WASHINGTON - October 18 -WILLIAM BOONE, firstname.lastname@example.org Boone is a professor of political science at Clark Atlanta University. He said today: "In this election cycle many problems remain unresolved -- and many of those problems disproportionately impact African-American and Hispanic communities. One major problem is the confusing patchwork of rules and regulations governing the restoration of voting rights of ex-felons. In some states this is not possible at all, causing permanent disenfranchisement. In others, there is a convoluted process that would allow for restoration, but an affirmative attempt is not made by officials to inform or help the ex-felon navigate this road. Also, another major problem is the patchwork of registration systems and the continuing practice of purging of voter rolls. In some states, voters are dropped from rolls if they do not vote for a few election cycles -- something that may happen especially if the voter finds no candidate worth supporting. Many people will never hear that they've been dropped from the rolls -- and will find themselves unable to vote on election day. Provisional ballots will not help such people, either, because those are meant to help people who are registered; these people will appear as if they are unregistered."
MELISSA HARRIS-LACEWELL, email@example.com
Harris-Lacewell is a professor at the Center for the Study of Race, Politics, and Culture at the University of Chicago. She said today: "The electoral college is the single most effective disenfranchising mechanism in the American political system. ... Entire groups of voters become effectively disenfranchised simply because they live near large groups of people who are very different from them. For example, African-Americans are concentrated in states that are safely in the Republican column. The parties, candidates, and platforms do not have to respond to their interests. The electoral college makes black votes largely irrelevant to presidential politics. .... All of the states in which the African-American population exceeds 25 percent are safely in with the Republican column, with the exception of Maryland. This means that neither Democrats nor Republicans need to worry about the black vote, because it is captured and silenced by the solidly Republican South where most African-Americans still live. ... By the same logic, deeply conservative Republicans living in bright red states can also be safely ignored, as can the most progressive Democrats of the deep blue states."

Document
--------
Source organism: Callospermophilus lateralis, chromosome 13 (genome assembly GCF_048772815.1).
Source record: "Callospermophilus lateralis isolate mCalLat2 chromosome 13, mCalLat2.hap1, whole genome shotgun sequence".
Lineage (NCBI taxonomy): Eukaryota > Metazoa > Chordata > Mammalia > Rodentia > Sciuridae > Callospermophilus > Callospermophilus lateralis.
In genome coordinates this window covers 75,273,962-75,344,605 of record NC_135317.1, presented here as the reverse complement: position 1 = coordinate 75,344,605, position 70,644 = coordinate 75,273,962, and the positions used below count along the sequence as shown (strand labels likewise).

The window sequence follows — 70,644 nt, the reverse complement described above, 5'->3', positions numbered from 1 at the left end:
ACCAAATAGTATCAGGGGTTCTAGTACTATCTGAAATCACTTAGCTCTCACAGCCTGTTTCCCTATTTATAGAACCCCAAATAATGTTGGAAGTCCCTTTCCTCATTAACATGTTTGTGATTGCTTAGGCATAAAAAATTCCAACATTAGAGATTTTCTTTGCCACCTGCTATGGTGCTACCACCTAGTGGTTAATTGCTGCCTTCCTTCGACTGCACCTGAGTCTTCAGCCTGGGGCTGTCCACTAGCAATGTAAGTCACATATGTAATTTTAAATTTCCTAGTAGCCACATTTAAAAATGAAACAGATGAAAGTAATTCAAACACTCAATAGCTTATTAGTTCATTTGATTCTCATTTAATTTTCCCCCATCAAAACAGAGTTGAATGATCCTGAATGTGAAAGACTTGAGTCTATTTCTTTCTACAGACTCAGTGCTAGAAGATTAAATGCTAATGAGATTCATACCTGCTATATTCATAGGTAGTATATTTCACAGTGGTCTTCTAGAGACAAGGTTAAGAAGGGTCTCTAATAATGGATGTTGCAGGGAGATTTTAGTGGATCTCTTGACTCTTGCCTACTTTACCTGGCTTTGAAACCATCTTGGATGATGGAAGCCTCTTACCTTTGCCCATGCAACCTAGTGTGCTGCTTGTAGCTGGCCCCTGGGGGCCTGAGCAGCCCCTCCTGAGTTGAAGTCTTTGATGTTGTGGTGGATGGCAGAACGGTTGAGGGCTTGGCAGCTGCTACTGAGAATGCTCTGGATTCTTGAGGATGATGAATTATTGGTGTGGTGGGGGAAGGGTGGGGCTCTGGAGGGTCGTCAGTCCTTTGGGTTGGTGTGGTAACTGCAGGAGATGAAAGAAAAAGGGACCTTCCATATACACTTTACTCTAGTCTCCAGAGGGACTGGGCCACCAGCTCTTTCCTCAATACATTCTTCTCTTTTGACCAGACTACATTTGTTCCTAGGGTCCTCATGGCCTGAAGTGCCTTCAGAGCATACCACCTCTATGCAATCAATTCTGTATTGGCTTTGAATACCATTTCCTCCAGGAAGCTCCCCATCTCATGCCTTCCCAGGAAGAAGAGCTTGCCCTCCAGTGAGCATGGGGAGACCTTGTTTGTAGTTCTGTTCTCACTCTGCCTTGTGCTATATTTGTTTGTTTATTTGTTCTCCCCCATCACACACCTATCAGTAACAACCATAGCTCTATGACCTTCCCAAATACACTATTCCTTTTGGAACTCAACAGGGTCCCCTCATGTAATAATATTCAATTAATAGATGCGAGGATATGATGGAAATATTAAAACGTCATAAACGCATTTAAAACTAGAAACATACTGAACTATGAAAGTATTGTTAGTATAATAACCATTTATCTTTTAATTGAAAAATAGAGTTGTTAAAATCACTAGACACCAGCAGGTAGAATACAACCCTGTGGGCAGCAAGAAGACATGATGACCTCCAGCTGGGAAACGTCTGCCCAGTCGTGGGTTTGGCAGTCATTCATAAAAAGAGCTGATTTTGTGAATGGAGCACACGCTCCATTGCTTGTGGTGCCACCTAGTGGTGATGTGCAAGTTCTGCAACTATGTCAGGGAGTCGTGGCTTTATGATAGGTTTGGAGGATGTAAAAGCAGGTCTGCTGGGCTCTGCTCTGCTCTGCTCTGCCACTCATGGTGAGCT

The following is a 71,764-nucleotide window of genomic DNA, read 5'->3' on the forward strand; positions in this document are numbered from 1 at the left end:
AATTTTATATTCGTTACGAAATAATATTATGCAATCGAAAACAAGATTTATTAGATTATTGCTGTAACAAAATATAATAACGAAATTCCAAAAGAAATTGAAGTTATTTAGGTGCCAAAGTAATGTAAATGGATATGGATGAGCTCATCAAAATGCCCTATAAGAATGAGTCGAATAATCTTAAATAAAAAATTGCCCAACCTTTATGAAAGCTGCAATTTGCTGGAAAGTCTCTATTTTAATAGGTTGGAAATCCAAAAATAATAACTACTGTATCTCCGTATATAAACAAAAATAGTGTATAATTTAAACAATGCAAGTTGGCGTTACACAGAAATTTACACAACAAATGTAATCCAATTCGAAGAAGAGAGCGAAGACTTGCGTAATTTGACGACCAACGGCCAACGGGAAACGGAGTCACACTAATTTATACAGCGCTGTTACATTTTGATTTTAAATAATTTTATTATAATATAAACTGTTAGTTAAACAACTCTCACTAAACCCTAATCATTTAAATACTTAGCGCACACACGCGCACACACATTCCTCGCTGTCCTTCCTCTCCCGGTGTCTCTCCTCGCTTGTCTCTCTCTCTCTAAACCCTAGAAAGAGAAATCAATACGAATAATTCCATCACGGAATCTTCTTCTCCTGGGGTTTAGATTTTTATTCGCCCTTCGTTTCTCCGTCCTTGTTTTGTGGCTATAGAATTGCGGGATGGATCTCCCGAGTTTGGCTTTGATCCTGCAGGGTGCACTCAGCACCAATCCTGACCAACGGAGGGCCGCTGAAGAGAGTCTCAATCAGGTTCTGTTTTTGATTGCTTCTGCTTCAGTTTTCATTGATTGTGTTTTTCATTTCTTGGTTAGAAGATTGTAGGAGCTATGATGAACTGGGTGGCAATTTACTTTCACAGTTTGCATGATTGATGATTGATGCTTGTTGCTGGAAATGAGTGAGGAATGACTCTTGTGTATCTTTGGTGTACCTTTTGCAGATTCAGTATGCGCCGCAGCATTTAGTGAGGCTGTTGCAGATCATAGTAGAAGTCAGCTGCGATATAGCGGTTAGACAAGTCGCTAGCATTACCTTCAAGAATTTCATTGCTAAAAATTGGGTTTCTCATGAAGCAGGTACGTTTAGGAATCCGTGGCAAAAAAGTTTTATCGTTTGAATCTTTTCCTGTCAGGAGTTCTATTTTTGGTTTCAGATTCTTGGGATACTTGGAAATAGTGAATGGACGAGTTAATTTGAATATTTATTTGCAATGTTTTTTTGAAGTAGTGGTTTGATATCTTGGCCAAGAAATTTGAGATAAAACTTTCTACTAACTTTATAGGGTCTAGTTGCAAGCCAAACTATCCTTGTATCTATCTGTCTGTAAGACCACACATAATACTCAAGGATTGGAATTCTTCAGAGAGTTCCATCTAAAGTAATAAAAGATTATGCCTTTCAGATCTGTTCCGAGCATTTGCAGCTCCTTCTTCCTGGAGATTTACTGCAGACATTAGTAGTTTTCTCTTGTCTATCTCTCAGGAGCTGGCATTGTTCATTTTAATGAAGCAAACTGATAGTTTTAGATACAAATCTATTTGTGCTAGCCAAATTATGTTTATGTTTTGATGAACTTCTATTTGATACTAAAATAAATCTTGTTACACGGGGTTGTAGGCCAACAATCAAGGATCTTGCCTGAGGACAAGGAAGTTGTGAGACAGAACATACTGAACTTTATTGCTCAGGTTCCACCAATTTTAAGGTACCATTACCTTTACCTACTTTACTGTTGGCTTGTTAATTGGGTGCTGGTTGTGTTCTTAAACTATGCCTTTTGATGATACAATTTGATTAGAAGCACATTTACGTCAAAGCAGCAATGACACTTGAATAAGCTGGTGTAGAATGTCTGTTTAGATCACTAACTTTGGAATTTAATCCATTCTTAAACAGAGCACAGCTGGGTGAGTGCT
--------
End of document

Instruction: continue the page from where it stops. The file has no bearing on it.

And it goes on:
She added: "[However,] not everyone in the safe states is silenced. While the candidates focus on the 21 swing states, the party fundraisers have cultivated the other 29 states. Plenty of big name Democrats and Republicans make their way to safe states like New York, California, Alabama, and Illinois. But they don't come to hold town hall meetings, to advertise their candidate's position, or to listen to the concerns of people in the state. They come to attend intimate and expense fundraising events. Money from safe states spends very well in swing states. The wealthy, elite partisans of safe states can still have their concerns addressed, but the ordinary, loyal partisan voters are ignored."